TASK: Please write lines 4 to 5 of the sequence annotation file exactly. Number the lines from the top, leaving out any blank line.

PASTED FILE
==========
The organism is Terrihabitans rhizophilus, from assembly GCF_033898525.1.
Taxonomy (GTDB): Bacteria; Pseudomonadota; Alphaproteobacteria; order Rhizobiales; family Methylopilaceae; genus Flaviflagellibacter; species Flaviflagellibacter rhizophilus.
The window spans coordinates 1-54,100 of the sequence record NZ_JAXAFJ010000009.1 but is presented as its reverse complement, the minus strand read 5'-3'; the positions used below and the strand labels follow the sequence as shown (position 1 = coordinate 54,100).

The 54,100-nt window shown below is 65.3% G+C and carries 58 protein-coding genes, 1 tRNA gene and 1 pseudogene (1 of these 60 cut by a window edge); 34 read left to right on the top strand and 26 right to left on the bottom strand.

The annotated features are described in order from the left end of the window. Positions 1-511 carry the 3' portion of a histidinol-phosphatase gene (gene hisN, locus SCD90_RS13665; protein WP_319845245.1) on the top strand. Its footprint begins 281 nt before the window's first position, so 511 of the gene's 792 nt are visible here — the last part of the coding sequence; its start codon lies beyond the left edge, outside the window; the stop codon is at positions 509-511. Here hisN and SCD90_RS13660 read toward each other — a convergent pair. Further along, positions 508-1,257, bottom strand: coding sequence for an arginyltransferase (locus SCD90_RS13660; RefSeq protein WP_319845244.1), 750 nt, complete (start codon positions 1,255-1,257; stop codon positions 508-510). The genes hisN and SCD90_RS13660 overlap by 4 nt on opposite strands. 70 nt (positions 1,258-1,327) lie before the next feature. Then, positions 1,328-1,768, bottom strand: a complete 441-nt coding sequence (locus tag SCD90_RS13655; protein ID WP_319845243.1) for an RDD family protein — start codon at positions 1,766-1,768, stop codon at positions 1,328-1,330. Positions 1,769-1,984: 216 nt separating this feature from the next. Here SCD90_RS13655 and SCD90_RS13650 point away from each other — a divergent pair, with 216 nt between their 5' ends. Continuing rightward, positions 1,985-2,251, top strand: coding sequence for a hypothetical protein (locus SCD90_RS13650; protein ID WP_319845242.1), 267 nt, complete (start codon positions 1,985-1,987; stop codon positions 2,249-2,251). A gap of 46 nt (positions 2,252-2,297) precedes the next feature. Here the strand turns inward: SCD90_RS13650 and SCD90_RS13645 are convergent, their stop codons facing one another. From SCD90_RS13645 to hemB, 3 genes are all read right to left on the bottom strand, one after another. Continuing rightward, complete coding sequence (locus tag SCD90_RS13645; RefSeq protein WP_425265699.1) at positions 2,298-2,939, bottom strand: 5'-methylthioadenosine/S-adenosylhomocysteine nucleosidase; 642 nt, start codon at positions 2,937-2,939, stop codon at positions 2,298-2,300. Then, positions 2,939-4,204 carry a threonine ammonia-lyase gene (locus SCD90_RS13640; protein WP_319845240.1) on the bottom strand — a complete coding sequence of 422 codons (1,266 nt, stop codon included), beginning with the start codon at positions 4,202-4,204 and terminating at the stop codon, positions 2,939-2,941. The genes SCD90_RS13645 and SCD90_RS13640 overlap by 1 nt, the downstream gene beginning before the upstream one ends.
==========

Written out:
The 54,100-nt window shown below is 65.3% G+C and carries 58 protein-coding genes, 1 tRNA gene and 1 pseudogene (1 of these 60 cut by a window edge); 34 read left to right on the top strand and 26 right to left on the bottom strand.

The annotated features are described in order from the left end of the window. Positions 1-511 carry the 3' portion of a histidinol-phosphatase gene (gene hisN, locus SCD90_RS13665; protein WP_319845245.1) on the top strand. Its footprint begins 281 nt before the window's first position, so 511 of the gene's 792 nt are visible here — the last part of the coding sequence; its start codon lies beyond the left edge, outside the window; the stop codon is at positions 509-511. Here hisN and SCD90_RS13660 read toward each other — a convergent pair. Further along, positions 508-1,257, bottom strand: coding sequence for an arginyltransferase (locus SCD90_RS13660; RefSeq protein WP_319845244.1), 750 nt, complete (start codon positions 1,255-1,257; stop codon positions 508-510). The genes hisN and SCD90_RS13660 overlap by 4 nt on opposite strands. 70 nt (positions 1,258-1,327) lie before the next feature. Then, positions 1,328-1,768, bottom strand: a complete 441-nt coding sequence (locus tag SCD90_RS13655; protein ID WP_319845243.1) for an RDD family protein — start codon at positions 1,766-1,768, stop codon at positions 1,328-1,330. Positions 1,769-1,984: 216 nt separating this feature from the next. Here SCD90_RS13655 and SCD90_RS13650 point away from each other — a divergent pair, with 216 nt between their 5' ends. Continuing rightward, positions 1,985-2,251, top strand: coding sequence for a hypothetical protein (locus SCD90_RS13650; protein ID WP_319845242.1), 267 nt, complete (start codon positions 1,985-1,987; stop codon positions 2,249-2,251). A gap of 46 nt (positions 2,252-2,297) precedes the next feature. Here the strand turns inward: SCD90_RS13650 and SCD90_RS13645 are convergent, their stop codons facing one another. From SCD90_RS13645 to hemB, 3 genes are all read right to left on the bottom strand, one after another. Continuing rightward, complete coding sequence (locus tag SCD90_RS13645; RefSeq protein WP_425265699.1) at positions 2,298-2,939, bottom strand: 5'-methylthioadenosine/S-adenosylhomocysteine nucleosidase; 642 nt, start codon at positions 2,937-2,939, stop codon at positions 2,298-2,300. Then, positions 2,939-4,204 carry a threonine ammonia-lyase gene (locus SCD90_RS13640; protein WP_319845240.1) on the bottom strand — a complete coding sequence of 422 codons (1,266 nt, stop codon included), beginning with the start codon at positions 4,202-4,204 and terminating at the stop codon, positions 2,939-2,941. The genes SCD90_RS13645 and SCD90_RS13640 overlap by 1 nt, the downstream gene beginning before the upstream one ends.